The Market Economy

Financial traders' success may depend more on their biological traits than on their ability to make rational choices, researchers at the University of Cambridge have discovered.

We were surprised to find that exposure to hormones in the womb had such a strong influence on future trading performance.

John Coates

The research, published today in the journal Proceedings of the National Academy of Sciences (PNAS), found that individuals who were exposed to high levels of prenatal testosterone tended to be more profitable traders.

Testosterone, a steroid hormone, surges between the 9th and 18th week of gestation, exerting powerful organizing effects on the developing body and brain. According to both animal and human studies, these effects may include increased confidence, risk-preferences and search persistence, as well as heightened vigilance and quickened reaction times.

The amount of testosterone one was exposed to in the womb can be measured because it leaves traces throughout the adult body. Measures of prenatal androgens are increasingly used by paediatricians to gauge whether a newborn has been exposed to abnormal levels of steroid. The most common measure for behavioural studies is the ratio of the index to ring finger (2D:4D) on the right hand, a relatively longer ring finger - lower 2D:4D - indicating higher prenatal testosterone levels. Males typically have ratios below 1, women above 1.

As digit ratios have been found to predict performance in competitive sports such as tennis, football, and skiing, the scientists hypothesised that 2D:4D may also influence the risk preferences and physical speed required for what is variously called noise or high-frequency. Traders engaged in high frequency trading look for fleeting price anomalies and hold their trades for minutes, sometimes mere seconds.

For the experiment, the researchers recruited 49 male traders from a trading floor in the City of London. This floor employs approximately 200 traders who specialise in high-frequency trading, all but three male. The more successful traders are paid over £4 million a year.

Great care was taken to ensure that the traders all practiced the same style of trading and that their profits (P&L) reflected only their risk-taking skill. All traders therefore had equal access to capital and information. Moreover none of them benefited from an underlying client business, as do flow traders at the investment banks, flow traders' P&L partly reflecting the size of the bank's sales force rather than pure risk-taking.

The Cambridge scientists - John Coates, Mark Gurnell, and Aldo Rustichini - found that individuals who scored high on the measure of prenatal testosterone tended to be more profitable traders; and they tended to remain traders longer than others. The size of the effects was surprising, with traders exposed to high levels of prenatal testosterone making on average six time the profits of traders exposed to low levels.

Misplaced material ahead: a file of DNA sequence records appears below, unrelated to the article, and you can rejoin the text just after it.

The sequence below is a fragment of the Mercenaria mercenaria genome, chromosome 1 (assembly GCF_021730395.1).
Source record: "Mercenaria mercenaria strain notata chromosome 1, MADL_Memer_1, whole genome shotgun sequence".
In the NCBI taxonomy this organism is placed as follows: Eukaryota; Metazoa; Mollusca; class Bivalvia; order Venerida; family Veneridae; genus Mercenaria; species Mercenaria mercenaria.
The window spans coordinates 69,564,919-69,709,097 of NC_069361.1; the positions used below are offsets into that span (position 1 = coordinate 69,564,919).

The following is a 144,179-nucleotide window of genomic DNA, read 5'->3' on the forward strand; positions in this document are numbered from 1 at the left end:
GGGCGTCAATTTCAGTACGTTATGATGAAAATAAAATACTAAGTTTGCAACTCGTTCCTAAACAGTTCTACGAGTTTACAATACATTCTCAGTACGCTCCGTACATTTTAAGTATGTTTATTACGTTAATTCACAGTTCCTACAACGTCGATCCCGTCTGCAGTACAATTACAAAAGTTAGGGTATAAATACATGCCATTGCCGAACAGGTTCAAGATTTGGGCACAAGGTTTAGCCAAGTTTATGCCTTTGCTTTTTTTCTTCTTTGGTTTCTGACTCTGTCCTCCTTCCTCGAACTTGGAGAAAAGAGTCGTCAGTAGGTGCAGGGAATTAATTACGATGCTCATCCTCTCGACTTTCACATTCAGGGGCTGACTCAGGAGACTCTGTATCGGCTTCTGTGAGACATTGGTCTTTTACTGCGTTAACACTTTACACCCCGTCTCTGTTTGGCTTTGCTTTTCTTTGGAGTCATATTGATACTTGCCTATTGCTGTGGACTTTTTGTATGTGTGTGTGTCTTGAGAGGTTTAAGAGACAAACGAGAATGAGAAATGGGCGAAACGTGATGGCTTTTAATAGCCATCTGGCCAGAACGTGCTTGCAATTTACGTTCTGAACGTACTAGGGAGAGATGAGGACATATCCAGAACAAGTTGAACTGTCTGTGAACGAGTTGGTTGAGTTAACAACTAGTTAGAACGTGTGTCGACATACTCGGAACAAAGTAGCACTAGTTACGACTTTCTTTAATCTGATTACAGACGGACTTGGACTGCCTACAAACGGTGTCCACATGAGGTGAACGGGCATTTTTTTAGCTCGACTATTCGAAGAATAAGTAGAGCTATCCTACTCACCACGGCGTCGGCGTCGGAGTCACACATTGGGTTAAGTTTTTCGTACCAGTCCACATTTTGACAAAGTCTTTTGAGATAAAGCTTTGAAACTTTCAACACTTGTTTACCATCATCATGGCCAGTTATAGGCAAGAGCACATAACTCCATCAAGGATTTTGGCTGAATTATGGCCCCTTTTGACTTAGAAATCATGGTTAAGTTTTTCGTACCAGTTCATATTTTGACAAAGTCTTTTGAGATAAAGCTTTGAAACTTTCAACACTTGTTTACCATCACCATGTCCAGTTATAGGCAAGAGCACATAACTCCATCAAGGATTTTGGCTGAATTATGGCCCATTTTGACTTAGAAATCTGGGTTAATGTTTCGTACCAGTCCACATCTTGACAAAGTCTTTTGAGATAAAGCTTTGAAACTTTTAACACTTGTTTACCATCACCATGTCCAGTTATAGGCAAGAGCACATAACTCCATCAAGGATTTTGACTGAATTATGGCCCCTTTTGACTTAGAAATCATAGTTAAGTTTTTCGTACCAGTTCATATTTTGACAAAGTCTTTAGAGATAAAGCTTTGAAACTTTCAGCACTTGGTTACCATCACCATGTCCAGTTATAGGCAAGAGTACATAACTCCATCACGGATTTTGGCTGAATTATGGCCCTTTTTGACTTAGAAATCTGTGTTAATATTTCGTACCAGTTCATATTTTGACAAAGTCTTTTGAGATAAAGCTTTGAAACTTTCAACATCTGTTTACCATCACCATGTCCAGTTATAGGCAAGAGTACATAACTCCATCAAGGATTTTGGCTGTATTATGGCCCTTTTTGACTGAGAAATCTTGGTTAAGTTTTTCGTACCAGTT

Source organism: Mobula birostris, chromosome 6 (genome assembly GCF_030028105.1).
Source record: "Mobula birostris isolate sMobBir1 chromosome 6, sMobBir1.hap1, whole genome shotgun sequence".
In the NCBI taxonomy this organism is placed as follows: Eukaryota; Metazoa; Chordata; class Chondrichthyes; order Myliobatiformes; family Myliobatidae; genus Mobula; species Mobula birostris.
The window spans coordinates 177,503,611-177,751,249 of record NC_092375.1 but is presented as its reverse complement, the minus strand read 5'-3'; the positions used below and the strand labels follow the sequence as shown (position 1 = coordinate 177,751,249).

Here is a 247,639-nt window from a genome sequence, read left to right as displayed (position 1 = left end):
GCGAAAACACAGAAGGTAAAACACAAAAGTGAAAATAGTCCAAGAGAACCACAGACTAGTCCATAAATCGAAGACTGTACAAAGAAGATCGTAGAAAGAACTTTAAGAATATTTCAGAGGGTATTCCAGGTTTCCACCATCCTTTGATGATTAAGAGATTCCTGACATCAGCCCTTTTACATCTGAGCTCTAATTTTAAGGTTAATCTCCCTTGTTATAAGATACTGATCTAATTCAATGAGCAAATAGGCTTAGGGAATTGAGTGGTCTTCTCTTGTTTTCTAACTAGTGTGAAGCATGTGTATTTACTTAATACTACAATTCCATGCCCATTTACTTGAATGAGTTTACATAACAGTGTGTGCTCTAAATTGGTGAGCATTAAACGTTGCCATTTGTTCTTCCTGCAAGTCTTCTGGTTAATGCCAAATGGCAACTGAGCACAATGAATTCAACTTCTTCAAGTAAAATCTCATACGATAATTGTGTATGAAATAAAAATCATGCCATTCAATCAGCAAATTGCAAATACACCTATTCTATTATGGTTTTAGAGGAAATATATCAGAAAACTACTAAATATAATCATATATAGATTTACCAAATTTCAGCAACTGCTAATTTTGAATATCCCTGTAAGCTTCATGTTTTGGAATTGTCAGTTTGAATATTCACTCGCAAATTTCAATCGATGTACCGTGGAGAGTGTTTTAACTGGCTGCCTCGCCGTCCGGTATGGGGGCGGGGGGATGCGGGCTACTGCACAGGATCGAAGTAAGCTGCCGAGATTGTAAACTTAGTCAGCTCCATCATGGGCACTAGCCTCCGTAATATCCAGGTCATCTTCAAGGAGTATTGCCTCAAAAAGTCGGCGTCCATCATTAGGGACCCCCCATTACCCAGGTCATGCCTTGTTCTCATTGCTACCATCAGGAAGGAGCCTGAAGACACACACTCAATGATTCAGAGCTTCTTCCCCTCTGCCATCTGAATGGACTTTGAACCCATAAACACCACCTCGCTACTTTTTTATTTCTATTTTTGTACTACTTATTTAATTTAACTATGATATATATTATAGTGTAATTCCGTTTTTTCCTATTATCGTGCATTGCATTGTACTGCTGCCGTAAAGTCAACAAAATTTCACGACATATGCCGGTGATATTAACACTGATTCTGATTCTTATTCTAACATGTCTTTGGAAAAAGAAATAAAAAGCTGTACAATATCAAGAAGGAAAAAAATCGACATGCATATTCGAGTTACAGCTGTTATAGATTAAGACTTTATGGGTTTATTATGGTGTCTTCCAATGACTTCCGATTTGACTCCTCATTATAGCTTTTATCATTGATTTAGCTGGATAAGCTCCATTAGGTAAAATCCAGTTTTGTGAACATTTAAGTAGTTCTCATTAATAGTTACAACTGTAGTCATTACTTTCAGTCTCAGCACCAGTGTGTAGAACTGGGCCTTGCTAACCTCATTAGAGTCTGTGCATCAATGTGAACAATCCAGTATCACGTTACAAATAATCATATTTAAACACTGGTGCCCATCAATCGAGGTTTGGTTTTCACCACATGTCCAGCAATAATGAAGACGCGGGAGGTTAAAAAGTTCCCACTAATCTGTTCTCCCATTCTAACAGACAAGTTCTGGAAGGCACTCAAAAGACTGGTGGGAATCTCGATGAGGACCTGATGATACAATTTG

The study draws attention to the fact, often overlooked by economists, that traders require more than a calculating mind; they must also possess confidence, an appetite for risk, and the ability to process information quickly. Furthermore, high frequency traders require additional skills because their rapid style of trading is a demanding physical activity: they engage in extended periods of vigilance and visual scanning, and they must react quickly in order to place a trade before others arbitrage it away.

John Coates, lead author and himself a former trader, said: "We were surprised to find that exposure to hormones in the womb had such a strong influence on future trading performance. But we should not conclude from this that to succeed in all types of trading you need high levels of prenatal testosterone. There are different market segments and trading styles and each of these may select for different traits. Indeed the traits that benefit high-frequency traders may prove a hindrance in positions involving more long-term investments.

"Banks, like an Olympic team, need both sprinters and marathon runners. Problems arise when the short-term trading mentality spreads into banking activities where long term value needs to be assessed. When it comes to long-run investments we may well find that successful individuals have higher, more feminine digit ratios"

The Efficient Market Hypothesis in economics has long claimed that markets select for rational expectations. The current study breaks new ground in showing how physical attributes can play a more important role in a trader's success. As such the study belongs to a growing body of research showing how the body plays a role in economic risk-taking.

Coates, of Cambridge University's Judge Business School, continued: "Does our research herald a dystopian future in which hiring on Wall Street is decided by the presence of a bio-marker? It is unlikely. Population statistics such as ours give average effects over a population but can be tricky when applied to individuals.

"Consider, for example, the analogous case of height in tennis: height gives an advantage in serve speed and reach at net, but selecting players on the basis of height would lead a coach to miss a Jimmy Connors, who is a slight 5'9" yet has won eight Grand Slam titles. A similar story could be told about 2D:4D and trading skill, for there are many other attributes that contribute to success, like education and ability to collaborate. Equally important is the quality of training and risk management that - in principle - guide the traders."

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